Saturday, August 18, 2007

Evolution: A Great Mystery?

Live Science , an online science news portal is carrying out a "greatest mystery" series, in which they are asking prominent scientists from various fields to talk about the unknowns. With a series title like this, it is inevitable that the chosen scientist and the reporter will play up the 'mystery' part and give the impression that scientists are pretty much befuddled. For the theory of evolution , the scientist interviewed (Aug 16 2007) was Massimo Pigliucci of the Department of Ecology and Evolution at Stony Brook University in New York. T. Ryan Gregory has dissected the interview in his blog and pointed out the various misunderstandings that it created regarding the state of our understanding about evolution. I will add just one more impression. The interviewer writing about various evolutionary "forces" says

Self-organization is another evolutionary force that some experts say whips up complex features or behaviors spontaneously in living and non-living matter, and these traits are passed on to offspring through the generations.

"A classic example outside of biology are hurricanes: These are not random air movements at all, but highly organized atmospheric structures that arise spontaneously given the appropriate environmental conditions," Pigliucci said. "There is increasing evidence that living organisms generate some of their complexity during development in an analogous manner."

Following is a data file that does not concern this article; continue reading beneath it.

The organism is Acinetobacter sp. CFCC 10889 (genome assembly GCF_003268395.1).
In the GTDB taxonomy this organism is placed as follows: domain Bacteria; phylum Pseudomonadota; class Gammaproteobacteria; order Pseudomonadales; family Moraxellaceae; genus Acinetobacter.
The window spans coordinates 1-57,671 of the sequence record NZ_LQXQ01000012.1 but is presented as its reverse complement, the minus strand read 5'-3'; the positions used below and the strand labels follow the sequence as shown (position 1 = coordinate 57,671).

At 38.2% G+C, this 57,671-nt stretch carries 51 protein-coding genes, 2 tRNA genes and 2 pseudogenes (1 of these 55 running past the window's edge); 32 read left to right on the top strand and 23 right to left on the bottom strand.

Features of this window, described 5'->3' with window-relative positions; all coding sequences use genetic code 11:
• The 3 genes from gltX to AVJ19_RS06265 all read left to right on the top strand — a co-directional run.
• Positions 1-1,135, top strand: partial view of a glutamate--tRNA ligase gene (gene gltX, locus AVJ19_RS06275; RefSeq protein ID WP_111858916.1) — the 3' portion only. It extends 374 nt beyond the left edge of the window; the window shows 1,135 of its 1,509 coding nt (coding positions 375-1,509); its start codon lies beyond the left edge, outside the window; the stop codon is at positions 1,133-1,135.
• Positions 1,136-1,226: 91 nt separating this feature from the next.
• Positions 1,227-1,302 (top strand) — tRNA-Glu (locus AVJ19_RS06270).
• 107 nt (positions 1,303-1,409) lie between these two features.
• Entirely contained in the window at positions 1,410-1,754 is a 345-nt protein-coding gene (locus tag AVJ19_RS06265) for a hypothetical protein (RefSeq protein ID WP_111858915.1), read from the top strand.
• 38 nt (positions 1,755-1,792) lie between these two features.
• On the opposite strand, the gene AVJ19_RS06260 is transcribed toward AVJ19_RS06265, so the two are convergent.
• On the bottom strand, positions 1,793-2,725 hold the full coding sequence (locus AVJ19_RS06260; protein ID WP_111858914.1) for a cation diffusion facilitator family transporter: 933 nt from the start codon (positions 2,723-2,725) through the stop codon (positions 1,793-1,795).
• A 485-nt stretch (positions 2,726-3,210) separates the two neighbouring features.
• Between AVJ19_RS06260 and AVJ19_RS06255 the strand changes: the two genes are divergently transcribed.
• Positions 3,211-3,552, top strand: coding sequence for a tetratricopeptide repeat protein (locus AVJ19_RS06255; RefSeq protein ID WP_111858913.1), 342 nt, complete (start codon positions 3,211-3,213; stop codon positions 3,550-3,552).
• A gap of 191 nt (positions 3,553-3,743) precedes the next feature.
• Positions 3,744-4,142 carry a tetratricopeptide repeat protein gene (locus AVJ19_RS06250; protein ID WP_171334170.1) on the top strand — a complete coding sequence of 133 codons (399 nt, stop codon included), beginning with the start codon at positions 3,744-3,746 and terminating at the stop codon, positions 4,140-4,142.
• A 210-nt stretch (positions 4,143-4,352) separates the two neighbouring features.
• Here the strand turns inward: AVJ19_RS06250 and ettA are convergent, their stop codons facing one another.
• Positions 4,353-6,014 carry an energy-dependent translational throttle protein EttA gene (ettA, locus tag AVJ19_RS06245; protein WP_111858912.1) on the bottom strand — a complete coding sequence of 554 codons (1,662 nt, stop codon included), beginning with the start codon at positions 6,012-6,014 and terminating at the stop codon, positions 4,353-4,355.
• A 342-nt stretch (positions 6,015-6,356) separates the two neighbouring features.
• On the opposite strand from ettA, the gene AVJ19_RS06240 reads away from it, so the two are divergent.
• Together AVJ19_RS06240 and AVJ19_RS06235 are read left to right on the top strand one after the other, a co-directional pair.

The example given of a spontaneously arising complex structure is protein folding. Proteins take on endless shapes and the mechanism that triggers this form is a chemical signal.

I have always felt that reports like these neglect to explain the distinction between proximate causes and ultimate causes. Proteins do fold spontaneously, but proteins serving a particular function always fold the same way. So in trillions of cells in trillions of different organisms, something is controlling the consistency of the chemical signal and therefore the shape the protein. That something is the gene(s) that codes for the signal. Which means that over time evolution has populated the world with only those genes that code for just the right chemical signal. The process that causes such an accumulation of the right genes is natural selection.

Biologist may not today understand the mechanics of protein folding (proximal causes), but they accept that natural selection has to be the ultimate cause. In this case I feel Massimo Pigliucci fudged the part of ultimate causation and exaggerated the mystery of proximate causation. The level at which such apparent mysteries exists needs to be clarified by the interviewed scientist. It would be too much to expect from the media.

1 comment:

  1. I think you have made a valid point there. The media should really take a more profound interest on the scientists thought that they are interviewing reather than look at the more appealing "Mystery" scenario